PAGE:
Appeal court reduces sentence of former SGA employees convicted of TAS


The Appeal’s court has quashed the eight month sentencing for Talosaga Wales Amosa and Lui Feseetai who were found guilty following a trial in the Supreme Court on charges of theft as a servant in July this year. 

In turn, they were given three months in jail and to be credited for time served. 

The two men are former employees of the Samoa Gambling Authority and appealed their sentences on the grounds that they were manifestly excessive; were disparate with sentences earlier imposed on co-offenders who pleaded guilty to similar charges, or were wrong in principle because excessive weight had been given to their maintenance of innocence or lack of remorse or by failing to give proper credit for restitution. 

The appellants were employed by the Authority as operators of the ticket vending terminals.

Like their co-offenders, they implemented a scheme to defraud the Authority and its customers by turning off the power supply to the terminal at the midway point in the ticket printing process. This step had the effect of destroying the terminal’s memory of the ticket’s details. 

Following the trial, the Chief Justice found the charges proven against each appellant and convicted them. He adopted a structured approach to the sentencing process.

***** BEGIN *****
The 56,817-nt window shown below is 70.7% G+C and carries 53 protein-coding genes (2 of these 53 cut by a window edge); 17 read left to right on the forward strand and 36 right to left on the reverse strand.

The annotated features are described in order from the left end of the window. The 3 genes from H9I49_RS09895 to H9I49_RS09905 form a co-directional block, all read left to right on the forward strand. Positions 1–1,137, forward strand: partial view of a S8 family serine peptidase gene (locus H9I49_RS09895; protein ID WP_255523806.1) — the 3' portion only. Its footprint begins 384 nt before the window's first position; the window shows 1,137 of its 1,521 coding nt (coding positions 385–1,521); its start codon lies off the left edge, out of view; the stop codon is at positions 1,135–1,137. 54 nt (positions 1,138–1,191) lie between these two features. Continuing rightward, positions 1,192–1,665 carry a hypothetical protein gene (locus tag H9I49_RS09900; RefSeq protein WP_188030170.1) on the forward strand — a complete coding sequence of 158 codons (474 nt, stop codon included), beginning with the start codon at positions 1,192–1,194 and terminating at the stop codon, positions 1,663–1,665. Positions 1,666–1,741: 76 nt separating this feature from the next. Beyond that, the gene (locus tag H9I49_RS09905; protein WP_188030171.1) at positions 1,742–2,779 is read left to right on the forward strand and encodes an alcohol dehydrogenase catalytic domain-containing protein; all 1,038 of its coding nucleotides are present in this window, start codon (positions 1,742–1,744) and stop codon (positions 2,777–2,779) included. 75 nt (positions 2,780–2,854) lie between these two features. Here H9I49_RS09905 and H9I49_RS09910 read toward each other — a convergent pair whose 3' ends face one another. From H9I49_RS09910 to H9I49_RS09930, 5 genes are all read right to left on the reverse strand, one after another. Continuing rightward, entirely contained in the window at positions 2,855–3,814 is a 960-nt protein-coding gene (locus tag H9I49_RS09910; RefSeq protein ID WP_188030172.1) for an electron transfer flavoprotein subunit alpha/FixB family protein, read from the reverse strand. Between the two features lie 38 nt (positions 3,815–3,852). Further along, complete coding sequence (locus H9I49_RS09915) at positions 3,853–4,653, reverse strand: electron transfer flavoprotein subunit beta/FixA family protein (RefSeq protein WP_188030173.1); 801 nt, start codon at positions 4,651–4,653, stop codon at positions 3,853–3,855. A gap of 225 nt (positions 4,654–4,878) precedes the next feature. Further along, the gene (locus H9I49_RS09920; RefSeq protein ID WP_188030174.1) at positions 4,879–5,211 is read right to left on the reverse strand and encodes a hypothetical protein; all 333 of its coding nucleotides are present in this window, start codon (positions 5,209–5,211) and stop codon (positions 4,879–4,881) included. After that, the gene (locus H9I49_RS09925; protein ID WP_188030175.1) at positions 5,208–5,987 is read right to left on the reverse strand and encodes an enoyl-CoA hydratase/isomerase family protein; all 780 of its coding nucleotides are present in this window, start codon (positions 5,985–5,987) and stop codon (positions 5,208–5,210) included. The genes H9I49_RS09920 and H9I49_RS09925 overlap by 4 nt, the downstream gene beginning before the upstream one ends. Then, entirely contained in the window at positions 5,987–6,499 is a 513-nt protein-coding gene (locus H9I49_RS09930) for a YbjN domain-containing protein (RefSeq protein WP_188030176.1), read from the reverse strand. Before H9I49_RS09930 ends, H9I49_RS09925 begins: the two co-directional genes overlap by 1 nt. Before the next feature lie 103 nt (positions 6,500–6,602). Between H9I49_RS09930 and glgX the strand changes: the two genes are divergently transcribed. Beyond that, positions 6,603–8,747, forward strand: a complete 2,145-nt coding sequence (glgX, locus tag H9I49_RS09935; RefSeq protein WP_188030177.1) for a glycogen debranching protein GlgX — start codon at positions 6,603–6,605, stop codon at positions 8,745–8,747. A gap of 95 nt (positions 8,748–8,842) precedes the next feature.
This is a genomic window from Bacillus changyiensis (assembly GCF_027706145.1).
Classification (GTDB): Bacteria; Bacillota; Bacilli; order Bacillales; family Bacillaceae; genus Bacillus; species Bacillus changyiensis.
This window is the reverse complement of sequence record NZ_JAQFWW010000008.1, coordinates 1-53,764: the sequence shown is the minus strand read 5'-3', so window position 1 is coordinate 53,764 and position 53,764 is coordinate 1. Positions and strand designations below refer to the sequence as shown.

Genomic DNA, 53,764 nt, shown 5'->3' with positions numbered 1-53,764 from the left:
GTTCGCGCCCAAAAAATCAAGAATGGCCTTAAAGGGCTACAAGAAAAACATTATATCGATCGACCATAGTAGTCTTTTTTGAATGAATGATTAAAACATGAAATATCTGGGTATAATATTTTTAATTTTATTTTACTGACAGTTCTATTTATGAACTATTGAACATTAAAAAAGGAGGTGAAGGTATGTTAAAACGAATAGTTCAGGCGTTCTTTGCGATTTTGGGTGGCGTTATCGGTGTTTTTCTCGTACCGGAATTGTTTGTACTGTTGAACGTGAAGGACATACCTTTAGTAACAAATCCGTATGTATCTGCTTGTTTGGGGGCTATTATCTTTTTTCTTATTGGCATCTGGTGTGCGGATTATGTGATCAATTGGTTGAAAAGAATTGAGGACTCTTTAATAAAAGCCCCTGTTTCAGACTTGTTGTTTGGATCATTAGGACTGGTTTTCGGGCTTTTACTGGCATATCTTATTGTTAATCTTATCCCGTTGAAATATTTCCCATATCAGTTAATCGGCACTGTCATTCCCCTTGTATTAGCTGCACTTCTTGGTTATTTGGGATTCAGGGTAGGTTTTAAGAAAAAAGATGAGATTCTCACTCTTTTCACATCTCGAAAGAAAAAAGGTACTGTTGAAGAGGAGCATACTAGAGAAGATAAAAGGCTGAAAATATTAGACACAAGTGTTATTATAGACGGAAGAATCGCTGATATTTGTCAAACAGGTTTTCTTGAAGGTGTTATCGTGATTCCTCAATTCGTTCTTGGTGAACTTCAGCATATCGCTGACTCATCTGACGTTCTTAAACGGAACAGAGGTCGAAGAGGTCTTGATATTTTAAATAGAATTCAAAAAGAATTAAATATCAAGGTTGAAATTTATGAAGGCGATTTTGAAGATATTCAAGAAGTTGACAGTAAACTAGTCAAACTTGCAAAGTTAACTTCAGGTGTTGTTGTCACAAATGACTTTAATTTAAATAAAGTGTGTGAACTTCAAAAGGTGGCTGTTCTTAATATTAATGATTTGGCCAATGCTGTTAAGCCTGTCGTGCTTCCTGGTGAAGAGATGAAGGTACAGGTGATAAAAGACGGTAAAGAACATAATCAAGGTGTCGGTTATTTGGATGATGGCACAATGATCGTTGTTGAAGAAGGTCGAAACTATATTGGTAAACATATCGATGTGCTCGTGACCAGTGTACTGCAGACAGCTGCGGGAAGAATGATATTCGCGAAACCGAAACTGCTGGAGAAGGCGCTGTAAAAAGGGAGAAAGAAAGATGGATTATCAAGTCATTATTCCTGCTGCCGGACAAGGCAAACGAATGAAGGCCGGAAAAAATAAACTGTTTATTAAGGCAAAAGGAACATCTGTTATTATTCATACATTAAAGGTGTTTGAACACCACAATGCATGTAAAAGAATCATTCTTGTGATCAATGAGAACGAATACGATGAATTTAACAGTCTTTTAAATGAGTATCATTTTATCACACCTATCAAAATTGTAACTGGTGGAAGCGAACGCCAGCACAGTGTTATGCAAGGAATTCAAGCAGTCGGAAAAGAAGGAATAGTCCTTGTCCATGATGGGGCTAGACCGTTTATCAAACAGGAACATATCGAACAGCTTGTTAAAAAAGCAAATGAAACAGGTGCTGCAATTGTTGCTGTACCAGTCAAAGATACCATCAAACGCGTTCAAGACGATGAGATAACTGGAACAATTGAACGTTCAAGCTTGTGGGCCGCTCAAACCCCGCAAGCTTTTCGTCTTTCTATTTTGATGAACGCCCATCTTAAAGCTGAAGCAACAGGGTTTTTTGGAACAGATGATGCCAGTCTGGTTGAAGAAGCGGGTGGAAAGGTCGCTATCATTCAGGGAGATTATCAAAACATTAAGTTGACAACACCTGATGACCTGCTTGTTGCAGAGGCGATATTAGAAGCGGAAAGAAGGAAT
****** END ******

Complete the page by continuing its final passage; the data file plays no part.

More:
He applied a common starting point of 12 months imprisonment for both men to give appropriate weight to the objective of deterrence and to take into account the aggravating factors of grave abuses of trust and confidence, premeditation, brazenness, the deceit of customers, and the serious adverse effect on public confidence in the Authority. 

“Accordingly, we allow both appeals and quash the terms of eight months imprisonment imposed on both appellants. In substitution, we impose terms of three months for each to take account of time served.” 

Furthermore, the Appeal Justices noted that the terms of this judgment, the sentence imposed by the Appeal Court to the particular circumstances of their appeals and are not to be treated as a precedent for departing from existing sentencing practices or levels following conviction in the future for an employee or related dishonesty offending.